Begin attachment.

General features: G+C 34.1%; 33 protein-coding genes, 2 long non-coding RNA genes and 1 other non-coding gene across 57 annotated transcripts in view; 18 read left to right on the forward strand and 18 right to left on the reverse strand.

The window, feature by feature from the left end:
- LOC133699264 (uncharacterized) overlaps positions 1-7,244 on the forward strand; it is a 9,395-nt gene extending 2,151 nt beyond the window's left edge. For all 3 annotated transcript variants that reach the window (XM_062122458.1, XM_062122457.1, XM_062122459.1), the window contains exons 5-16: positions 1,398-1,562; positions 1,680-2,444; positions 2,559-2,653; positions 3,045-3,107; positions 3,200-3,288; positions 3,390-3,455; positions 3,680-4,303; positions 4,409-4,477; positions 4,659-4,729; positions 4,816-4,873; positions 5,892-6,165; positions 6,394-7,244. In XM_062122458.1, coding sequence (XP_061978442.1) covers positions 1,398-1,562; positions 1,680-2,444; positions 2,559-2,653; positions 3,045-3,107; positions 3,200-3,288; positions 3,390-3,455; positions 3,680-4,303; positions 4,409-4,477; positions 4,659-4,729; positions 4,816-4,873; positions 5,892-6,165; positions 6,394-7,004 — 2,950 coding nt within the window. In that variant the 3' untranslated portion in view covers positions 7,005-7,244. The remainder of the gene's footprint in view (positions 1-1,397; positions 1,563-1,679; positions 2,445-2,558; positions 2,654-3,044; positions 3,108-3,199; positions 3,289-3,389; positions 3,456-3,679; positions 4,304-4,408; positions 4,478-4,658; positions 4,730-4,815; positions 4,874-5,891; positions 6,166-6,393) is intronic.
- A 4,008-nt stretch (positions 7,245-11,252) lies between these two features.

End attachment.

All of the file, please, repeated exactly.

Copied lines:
General features: G+C 34.1%; 33 protein-coding genes, 2 long non-coding RNA genes and 1 other non-coding gene across 57 annotated transcripts in view; 18 read left to right on the forward strand and 18 right to left on the reverse strand.

The window, feature by feature from the left end:
- LOC133699264 (uncharacterized) overlaps positions 1-7,244 on the forward strand; it is a 9,395-nt gene extending 2,151 nt beyond the window's left edge. For all 3 annotated transcript variants that reach the window (XM_062122458.1, XM_062122457.1, XM_062122459.1), the window contains exons 5-16: positions 1,398-1,562; positions 1,680-2,444; positions 2,559-2,653; positions 3,045-3,107; positions 3,200-3,288; positions 3,390-3,455; positions 3,680-4,303; positions 4,409-4,477; positions 4,659-4,729; positions 4,816-4,873; positions 5,892-6,165; positions 6,394-7,244. In XM_062122458.1, coding sequence (XP_061978442.1) covers positions 1,398-1,562; positions 1,680-2,444; positions 2,559-2,653; positions 3,045-3,107; positions 3,200-3,288; positions 3,390-3,455; positions 3,680-4,303; positions 4,409-4,477; positions 4,659-4,729; positions 4,816-4,873; positions 5,892-6,165; positions 6,394-7,004 — 2,950 coding nt within the window. In that variant the 3' untranslated portion in view covers positions 7,005-7,244. The remainder of the gene's footprint in view (positions 1-1,397; positions 1,563-1,679; positions 2,445-2,558; positions 2,654-3,044; positions 3,108-3,199; positions 3,289-3,389; positions 3,456-3,679; positions 4,304-4,408; positions 4,478-4,658; positions 4,730-4,815; positions 4,874-5,891; positions 6,166-6,393) is intronic.
- A 4,008-nt stretch (positions 7,245-11,252) lies between these two features.